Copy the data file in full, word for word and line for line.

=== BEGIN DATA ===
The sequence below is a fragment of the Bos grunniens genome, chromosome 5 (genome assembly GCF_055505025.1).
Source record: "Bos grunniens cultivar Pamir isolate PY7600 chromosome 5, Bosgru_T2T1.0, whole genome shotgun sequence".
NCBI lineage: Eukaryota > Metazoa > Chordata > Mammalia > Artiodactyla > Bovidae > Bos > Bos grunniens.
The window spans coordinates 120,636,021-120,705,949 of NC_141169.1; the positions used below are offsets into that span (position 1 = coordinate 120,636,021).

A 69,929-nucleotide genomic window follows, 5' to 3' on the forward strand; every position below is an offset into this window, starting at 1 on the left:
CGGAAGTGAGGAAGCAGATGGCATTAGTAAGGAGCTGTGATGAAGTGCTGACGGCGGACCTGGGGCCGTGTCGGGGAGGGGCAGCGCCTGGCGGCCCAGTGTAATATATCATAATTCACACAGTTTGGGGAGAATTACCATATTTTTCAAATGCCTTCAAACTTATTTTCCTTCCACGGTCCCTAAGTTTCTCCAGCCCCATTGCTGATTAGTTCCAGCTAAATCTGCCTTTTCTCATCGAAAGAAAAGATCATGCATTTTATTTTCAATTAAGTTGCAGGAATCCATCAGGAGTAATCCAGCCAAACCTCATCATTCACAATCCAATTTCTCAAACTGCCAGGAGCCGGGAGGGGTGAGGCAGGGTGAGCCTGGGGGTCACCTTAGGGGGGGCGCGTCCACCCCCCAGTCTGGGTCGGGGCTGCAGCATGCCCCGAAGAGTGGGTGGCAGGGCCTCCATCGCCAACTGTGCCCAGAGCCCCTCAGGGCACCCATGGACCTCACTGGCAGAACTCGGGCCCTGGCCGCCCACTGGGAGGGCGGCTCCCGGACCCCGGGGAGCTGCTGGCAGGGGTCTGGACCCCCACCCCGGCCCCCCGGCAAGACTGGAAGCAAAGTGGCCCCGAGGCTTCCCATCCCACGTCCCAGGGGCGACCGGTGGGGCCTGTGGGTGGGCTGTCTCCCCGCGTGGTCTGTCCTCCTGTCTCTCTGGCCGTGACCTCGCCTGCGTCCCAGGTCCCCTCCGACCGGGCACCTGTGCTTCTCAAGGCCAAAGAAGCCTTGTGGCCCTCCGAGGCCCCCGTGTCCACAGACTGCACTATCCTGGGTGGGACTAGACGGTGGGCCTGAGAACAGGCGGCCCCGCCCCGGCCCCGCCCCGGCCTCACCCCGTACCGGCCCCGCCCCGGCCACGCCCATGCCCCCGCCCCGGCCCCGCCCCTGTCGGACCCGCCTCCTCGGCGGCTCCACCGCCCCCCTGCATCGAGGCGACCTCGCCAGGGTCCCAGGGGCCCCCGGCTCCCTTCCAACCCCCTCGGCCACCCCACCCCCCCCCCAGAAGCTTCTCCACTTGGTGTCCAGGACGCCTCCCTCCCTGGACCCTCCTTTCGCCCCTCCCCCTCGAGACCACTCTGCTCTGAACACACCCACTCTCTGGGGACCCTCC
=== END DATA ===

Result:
The sequence below is a fragment of the Bos grunniens genome, chromosome 5 (genome assembly GCF_055505025.1).
Source record: "Bos grunniens cultivar Pamir isolate PY7600 chromosome 5, Bosgru_T2T1.0, whole genome shotgun sequence".
NCBI lineage: Eukaryota > Metazoa > Chordata > Mammalia > Artiodactyla > Bovidae > Bos > Bos grunniens.
The window spans coordinates 120,636,021-120,705,949 of NC_141169.1; the positions used below are offsets into that span (position 1 = coordinate 120,636,021).

A 69,929-nucleotide genomic window follows, 5' to 3' on the forward strand; every position below is an offset into this window, starting at 1 on the left:
CGGAAGTGAGGAAGCAGATGGCATTAGTAAGGAGCTGTGATGAAGTGCTGACGGCGGACCTGGGGCCGTGTCGGGGAGGGGCAGCGCCTGGCGGCCCAGTGTAATATATCATAATTCACACAGTTTGGGGAGAATTACCATATTTTTCAAATGCCTTCAAACTTATTTTCCTTCCACGGTCCCTAAGTTTCTCCAGCCCCATTGCTGATTAGTTCCAGCTAAATCTGCCTTTTCTCATCGAAAGAAAAGATCATGCATTTTATTTTCAATTAAGTTGCAGGAATCCATCAGGAGTAATCCAGCCAAACCTCATCATTCACAATCCAATTTCTCAAACTGCCAGGAGCCGGGAGGGGTGAGGCAGGGTGAGCCTGGGGGTCACCTTAGGGGGGGCGCGTCCACCCCCCAGTCTGGGTCGGGGCTGCAGCATGCCCCGAAGAGTGGGTGGCAGGGCCTCCATCGCCAACTGTGCCCAGAGCCCCTCAGGGCACCCATGGACCTCACTGGCAGAACTCGGGCCCTGGCCGCCCACTGGGAGGGCGGCTCCCGGACCCCGGGGAGCTGCTGGCAGGGGTCTGGACCCCCACCCCGGCCCCCCGGCAAGACTGGAAGCAAAGTGGCCCCGAGGCTTCCCATCCCACGTCCCAGGGGCGACCGGTGGGGCCTGTGGGTGGGCTGTCTCCCCGCGTGGTCTGTCCTCCTGTCTCTCTGGCCGTGACCTCGCCTGCGTCCCAGGTCCCCTCCGACCGGGCACCTGTGCTTCTCAAGGCCAAAGAAGCCTTGTGGCCCTCCGAGGCCCCCGTGTCCACAGACTGCACTATCCTGGGTGGGACTAGACGGTGGGCCTGAGAACAGGCGGCCCCGCCCCGGCCCCGCCCCGGCCTCACCCCGTACCGGCCCCGCCCCGGCCACGCCCATGCCCCCGCCCCGGCCCCGCCCCTGTCGGACCCGCCTCCTCGGCGGCTCCACCGCCCCCCTGCATCGAGGCGACCTCGCCAGGGTCCCAGGGGCCCCCGGCTCCCTTCCAACCCCCTCGGCCACCCCACCCCCCCCCCAGAAGCTTCTCCACTTGGTGTCCAGGACGCCTCCCTCCCTGGACCCTCCTTTCGCCCCTCCCCCTCGAGACCACTCTGCTCTGAACACACCCACTCTCTGGGGACCCTCC